The factors that determine whether a protein is druggable are complex. The question is whether it is possible to find an inhibitor that will be able to conform to the requirements of the protein’s location, shape and lipophilicity.
The first challenge to consider is the target location. This determines the properties required of the compound for it to reach the location at sufficient concentration for inhibition. This has to be balanced against the specific features required of the compound to fit the binding site within the protein in order to achieve inhibition.
Sometimes, these two parameters are diametrically opposed to each other and thus the target is not easily druggable. However, in many cases innovative solutions can often be found once there is wide enough understanding of the specific system.
The serine proteases are a case in point. Many of them require a highly basic arginine-like moiety such as benzamidine to access a key binding site location: the S1 pocket. This same benzamidine moiety disallows penetration through membranes. One solution for this, rather than defeat, is a pro-drug – a membrane soluble benzamidine analogue such as etixilate.
A more informative gauge of drugability of a target is the extent of the requirement for lipophilicity. This is the bane of medicinal chemistry, as almost inevitably lipophilicity increases during lead expansion (as presented by Mike Hann at CDDD Verona). Getting the drug to the target rather than to lipid membrane compartments and other targets is very difficult. Off target effects and toxicity both increase with lipophilicity. Lipid binding GPCRs such as prostaglandins and other receptors such as the cholesterol binding / transporter proteins are very challenging drug targets.
Cresset consultants work across a range of protein targets, as illustrated below. The chart classifies Cresset’s recent consulting projects according to target class. Proteases and protein-protein interactions are the most challenging targets.
Figure 1: The distribution of target classes for recent Cresset consulting projects.
Receptors are found inside cells or on cell membranes. When activated by a ligand, the receptor performs a specific biochemical action.
Receptors can act as an intermediary between a ligand and a protein across a cell membrane. The ligand activates the receptor so that it can activate the protein, forming a ligand-receptor-protein complex, as in the case of GPCRs.
G-protein coupled receptors (GPCRs) are one of the most important receptor families of proteins. About 40% of all available drugs act on GPCRs.
Conversely, nuclear hormone receptors act inside the nucleus of the cell and are involved in the regulation of gene expression which in turn is affected by small molecule hormones such as steroids and synthetic molecules such as Bis phenol A (BPA) – an endocrine disruptor leaching from polycarbonate containers.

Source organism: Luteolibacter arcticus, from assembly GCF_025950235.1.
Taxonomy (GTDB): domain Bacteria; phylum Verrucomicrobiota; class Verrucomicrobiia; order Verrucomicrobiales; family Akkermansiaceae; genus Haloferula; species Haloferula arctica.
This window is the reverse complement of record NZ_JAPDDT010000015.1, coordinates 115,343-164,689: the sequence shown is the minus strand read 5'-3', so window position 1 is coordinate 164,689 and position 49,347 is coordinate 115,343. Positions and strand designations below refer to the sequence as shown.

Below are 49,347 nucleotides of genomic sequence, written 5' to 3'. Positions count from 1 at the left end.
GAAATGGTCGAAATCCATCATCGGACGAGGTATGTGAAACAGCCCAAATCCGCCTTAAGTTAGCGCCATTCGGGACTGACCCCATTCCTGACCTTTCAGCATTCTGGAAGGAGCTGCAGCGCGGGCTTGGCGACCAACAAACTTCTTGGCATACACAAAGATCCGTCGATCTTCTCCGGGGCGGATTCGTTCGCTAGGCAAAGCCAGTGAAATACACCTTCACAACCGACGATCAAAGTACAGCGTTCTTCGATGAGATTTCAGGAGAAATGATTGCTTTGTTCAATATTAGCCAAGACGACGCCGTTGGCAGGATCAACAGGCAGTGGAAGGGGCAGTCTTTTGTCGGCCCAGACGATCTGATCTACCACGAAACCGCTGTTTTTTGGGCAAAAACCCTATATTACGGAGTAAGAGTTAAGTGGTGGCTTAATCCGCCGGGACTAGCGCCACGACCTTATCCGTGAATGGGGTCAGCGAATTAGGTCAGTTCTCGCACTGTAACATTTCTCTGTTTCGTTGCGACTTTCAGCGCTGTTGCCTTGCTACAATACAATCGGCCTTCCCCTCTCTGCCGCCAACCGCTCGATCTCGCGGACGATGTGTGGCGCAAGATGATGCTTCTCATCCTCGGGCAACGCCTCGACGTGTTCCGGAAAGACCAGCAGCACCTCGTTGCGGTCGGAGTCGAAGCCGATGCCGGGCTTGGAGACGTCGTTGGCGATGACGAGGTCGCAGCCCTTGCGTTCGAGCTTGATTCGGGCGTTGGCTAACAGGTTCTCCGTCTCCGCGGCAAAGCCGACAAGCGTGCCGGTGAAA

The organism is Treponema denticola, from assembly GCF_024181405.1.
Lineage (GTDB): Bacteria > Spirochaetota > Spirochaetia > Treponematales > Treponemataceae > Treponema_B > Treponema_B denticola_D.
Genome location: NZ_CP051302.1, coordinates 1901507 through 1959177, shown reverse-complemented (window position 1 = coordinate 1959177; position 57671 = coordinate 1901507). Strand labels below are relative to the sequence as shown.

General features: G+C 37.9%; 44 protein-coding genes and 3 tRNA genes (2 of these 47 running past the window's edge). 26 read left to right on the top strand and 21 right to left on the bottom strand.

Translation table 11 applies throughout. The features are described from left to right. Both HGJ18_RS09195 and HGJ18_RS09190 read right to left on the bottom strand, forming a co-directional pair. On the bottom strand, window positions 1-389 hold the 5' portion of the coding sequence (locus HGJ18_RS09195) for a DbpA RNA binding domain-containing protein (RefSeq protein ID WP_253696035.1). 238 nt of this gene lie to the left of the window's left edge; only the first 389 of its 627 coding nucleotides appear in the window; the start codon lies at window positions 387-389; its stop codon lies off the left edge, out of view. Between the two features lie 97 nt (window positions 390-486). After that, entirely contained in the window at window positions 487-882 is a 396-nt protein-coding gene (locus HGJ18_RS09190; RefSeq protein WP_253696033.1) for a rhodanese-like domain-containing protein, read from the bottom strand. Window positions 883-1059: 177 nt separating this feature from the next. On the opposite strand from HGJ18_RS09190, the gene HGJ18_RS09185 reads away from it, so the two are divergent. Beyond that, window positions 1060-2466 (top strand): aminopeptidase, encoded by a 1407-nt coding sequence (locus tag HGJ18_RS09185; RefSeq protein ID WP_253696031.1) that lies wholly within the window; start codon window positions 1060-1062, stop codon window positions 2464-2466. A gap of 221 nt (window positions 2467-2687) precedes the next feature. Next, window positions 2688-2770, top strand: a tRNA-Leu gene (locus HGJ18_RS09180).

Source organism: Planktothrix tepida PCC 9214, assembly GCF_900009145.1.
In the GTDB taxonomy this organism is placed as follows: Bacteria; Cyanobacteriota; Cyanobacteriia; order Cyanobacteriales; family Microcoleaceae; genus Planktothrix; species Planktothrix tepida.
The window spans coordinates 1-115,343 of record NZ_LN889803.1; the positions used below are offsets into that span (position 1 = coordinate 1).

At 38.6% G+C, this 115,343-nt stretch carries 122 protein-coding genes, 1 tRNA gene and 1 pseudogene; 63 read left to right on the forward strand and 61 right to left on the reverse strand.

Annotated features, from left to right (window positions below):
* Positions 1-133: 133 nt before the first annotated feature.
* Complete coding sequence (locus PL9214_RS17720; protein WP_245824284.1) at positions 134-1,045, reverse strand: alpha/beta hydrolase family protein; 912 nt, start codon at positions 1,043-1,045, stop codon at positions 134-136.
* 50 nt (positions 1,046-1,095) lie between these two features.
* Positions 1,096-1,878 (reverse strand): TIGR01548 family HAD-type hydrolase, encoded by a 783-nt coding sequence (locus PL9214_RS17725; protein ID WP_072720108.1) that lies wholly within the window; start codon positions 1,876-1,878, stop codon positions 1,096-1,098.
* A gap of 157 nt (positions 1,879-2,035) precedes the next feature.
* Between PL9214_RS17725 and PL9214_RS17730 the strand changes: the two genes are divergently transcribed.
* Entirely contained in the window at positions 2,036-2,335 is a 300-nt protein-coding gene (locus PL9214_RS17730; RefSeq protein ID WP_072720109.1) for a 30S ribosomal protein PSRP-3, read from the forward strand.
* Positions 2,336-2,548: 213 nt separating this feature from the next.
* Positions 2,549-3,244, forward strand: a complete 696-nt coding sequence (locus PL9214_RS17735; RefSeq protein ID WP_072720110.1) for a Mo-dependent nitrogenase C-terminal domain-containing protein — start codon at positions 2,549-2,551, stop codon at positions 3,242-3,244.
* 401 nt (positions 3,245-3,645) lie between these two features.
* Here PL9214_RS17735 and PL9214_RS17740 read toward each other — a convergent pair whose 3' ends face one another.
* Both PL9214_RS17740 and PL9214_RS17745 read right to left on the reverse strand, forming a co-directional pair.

Figure 2: A highly lipophilic agonist ligand (slogP 6.1) of the PPARgamma nucleur hormone receptor PDB:4JL4 showing hydrophobic surface (brown) and vdW interaction hotspots (in yellow).
Enzymes and proteases
Enzyme inhibitors are an important group of drugs. They are effective in therapeutic areas as diverse as cancer, depression, cardiovascular disease and pain.
Protease enzymes break down proteins and peptides. AIDS is treated with HIV protease inhibitors. Over 700 human proteases have been identified so far. However, it is notoriously difficult to develop drugs for protease targets due to selectivity issues and property space.
Ion channels control the flow of ions such as sodium, calcium or potassium across a cell membrane. They play an important role in regulating many physiological processes, so can be very useful targets.
Protein-protein interactions are a medial step in many biological processes. Designing a compound that will inhibit these interactions is a promising way to intercept mechanisms that have an adverse effect on a disease condition.
The challenges of designing suitable inhibitors relates mainly to the large surface area of the proteins. The computing power required to model the proteins means that identifying suitable binding sites can be a slow process.
However, there is a high therapeutic potential in designing suitable small molecules for protein-protein targets.
Working towards innovative solutions
The type of protein target has a fundamental impact on the nature of a drug discovery project.
Cresset’s computational methods are not dependent on knowledge of the target – we can take a ligand based approach to drug design. However, if there is structural information available for the target then we use it.
Cresset consultants are always keen to take on new challenges. Contact us to discuss how we can work with you to arrive at innovative solutions.